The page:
Because of how courts operate, more severe penalties don't always work the way you might expect.

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23 hours ago, Richizzzle said:

What do you even do with a 4 inch seabass? It can't have any meat on it. I will never understand these people.

Fry them whole in hot oil, the same way that they'd cook a bucket of killies.

 

And no, that's not sarcasm.  It's a sad fact.

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15 hours ago, scoobydoo said:

deserves it for wearing those gloves....

and having an orange bucket !!! True googans only use a white one LOL!!!

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 Id bet less than 5% of the population fishes on a somewhat regular basis. Sadly the other 95% dont care. If your neighbors car was broken into, do you care more about that or the guy keeping small fish. Unfortunately the justice system aligns with that ideology also. Southampton has been going after the crabbers hard but not cause of the crabs but because they are trampling through mega estates to get to good crabbing areas. Supposedly the tresspassing violation sticks more than the crabbing.

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1 hour ago, CWitek said:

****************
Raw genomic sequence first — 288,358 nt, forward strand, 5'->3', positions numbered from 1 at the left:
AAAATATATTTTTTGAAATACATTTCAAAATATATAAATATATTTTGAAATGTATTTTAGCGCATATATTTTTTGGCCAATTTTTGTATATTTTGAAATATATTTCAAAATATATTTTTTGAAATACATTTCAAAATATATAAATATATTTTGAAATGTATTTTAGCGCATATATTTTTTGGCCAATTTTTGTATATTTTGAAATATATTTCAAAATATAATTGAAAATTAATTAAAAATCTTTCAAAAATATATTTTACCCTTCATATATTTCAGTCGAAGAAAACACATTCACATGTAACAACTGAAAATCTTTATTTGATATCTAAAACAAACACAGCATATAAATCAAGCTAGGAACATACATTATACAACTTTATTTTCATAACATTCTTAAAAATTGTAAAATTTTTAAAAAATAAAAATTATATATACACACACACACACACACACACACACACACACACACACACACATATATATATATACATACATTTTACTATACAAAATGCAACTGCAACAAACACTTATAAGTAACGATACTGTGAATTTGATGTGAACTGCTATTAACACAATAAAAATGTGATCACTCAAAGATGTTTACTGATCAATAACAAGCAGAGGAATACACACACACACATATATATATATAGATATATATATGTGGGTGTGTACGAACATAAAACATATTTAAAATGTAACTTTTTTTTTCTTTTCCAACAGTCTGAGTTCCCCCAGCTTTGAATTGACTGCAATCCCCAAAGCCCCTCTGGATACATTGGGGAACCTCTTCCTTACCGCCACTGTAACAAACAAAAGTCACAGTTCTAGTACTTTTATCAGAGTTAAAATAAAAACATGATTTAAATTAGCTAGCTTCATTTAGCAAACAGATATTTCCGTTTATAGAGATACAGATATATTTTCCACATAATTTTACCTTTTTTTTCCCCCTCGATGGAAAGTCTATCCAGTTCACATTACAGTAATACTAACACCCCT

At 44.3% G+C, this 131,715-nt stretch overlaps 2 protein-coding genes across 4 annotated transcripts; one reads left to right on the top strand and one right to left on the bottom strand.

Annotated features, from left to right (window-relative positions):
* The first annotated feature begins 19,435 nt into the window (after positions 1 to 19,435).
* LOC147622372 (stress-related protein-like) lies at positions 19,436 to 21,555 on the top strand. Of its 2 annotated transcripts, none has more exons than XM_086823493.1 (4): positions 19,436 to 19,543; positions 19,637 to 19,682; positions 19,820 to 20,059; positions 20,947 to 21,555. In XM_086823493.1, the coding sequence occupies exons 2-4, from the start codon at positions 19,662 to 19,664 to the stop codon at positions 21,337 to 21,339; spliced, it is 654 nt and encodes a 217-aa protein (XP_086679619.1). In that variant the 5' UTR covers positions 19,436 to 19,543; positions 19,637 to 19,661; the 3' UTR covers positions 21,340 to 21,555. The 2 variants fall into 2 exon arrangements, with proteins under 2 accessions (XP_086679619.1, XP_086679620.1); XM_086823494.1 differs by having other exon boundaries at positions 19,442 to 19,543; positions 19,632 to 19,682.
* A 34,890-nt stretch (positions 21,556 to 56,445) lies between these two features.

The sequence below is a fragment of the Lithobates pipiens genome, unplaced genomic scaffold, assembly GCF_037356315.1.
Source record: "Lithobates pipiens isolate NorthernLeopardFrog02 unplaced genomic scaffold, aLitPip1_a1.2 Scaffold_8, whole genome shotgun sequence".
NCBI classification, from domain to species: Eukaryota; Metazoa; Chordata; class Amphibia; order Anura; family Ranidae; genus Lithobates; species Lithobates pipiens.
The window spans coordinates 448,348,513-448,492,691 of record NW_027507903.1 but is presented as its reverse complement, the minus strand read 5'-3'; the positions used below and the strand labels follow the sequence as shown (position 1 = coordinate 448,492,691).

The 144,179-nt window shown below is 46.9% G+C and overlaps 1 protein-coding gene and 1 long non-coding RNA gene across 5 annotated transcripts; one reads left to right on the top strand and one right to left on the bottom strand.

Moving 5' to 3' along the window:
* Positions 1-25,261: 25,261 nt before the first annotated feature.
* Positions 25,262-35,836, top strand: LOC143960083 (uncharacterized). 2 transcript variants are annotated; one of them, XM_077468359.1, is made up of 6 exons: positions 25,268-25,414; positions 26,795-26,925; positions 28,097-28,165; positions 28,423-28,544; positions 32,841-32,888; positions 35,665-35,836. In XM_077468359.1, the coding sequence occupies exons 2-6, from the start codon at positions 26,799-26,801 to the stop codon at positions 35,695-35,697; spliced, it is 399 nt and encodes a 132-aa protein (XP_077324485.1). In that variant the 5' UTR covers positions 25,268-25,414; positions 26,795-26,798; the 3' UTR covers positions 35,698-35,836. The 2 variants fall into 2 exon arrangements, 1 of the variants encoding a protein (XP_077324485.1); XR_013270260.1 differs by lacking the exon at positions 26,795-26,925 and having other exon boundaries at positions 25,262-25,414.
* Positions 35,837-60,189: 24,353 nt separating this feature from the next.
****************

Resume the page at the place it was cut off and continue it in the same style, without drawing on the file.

Fry them whole in hot oil, the same way that they'd cook a bucket of killies.

 

And no, that's not sarcasm.  It's a sad fact.

 

Spot on Charles... as I am out on disability, I walk these piers daily in the afternoon for exercise and it is the same people everyday, netting buckets of spearing\killies and happily proclaiming they eat them.

 

Initially I assumed they were selling bait on the side, until I asked.

 

It is a seemingly unlimited, seemingly unregulated protein source for the somewhat ignorant  ... thereby making it quite sad.

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13 mins ago, baldadonis2002 said:

 

Spot on Charles... as I am out on disability, I walk these piers daily in the afternoon for exercise and it is the same people everyday, netting buckets of spearing\killies and happily proclaiming they eat them.

 

Initially I assumed they were selling bait on the side, until I asked.

 

It is a seemingly unlimited, seemingly unregulated protein source for the somewhat ignorant  ... thereby making it quite sad.